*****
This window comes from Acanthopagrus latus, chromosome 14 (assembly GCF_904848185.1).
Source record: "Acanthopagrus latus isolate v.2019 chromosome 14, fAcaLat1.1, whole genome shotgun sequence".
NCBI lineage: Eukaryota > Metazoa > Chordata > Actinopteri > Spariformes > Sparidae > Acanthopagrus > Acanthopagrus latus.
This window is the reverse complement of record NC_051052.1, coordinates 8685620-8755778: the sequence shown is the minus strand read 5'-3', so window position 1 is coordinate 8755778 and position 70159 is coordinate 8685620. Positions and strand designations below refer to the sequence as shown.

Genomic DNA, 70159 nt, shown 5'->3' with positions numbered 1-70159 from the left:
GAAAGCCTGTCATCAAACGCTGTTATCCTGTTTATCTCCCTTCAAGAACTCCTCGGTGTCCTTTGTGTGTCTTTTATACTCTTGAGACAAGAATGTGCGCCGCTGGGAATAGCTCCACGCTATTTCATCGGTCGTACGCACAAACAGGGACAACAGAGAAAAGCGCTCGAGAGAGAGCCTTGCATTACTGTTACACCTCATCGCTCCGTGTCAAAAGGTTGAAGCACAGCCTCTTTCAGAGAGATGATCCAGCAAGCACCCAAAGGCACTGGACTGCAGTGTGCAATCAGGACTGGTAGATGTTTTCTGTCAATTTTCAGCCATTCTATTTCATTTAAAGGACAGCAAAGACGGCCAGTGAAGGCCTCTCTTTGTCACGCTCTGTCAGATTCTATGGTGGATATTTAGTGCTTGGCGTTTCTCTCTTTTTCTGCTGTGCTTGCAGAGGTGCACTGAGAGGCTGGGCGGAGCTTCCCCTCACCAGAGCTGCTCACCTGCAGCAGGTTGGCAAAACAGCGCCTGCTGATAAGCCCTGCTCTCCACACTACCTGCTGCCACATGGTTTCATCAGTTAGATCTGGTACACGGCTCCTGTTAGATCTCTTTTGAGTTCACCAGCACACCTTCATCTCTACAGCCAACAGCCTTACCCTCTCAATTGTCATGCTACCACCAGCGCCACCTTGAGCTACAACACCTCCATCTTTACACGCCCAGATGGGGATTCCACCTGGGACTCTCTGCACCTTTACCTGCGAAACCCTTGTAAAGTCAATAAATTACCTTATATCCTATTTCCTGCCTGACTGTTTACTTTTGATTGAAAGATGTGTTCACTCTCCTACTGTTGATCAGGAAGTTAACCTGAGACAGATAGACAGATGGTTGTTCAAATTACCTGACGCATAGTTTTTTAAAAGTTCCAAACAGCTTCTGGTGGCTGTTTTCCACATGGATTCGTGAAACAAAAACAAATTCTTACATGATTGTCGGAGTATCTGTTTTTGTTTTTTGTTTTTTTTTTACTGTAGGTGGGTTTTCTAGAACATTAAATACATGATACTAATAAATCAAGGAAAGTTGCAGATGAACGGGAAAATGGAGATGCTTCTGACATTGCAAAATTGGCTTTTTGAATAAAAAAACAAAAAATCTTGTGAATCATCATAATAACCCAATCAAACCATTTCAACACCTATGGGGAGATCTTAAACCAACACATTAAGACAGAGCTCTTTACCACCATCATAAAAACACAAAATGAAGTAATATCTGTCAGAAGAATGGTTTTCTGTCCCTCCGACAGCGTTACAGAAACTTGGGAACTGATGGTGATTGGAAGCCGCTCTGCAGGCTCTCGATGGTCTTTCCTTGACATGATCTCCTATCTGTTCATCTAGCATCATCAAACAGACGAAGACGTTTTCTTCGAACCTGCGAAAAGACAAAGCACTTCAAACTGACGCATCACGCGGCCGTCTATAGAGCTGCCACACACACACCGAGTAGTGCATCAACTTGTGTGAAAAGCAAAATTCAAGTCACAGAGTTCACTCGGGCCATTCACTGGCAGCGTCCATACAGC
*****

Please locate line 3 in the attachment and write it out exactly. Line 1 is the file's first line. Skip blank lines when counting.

NCBI lineage: Eukaryota > Metazoa > Chordata > Actinopteri > Spariformes > Sparidae > Acanthopagrus > Acanthopagrus latus.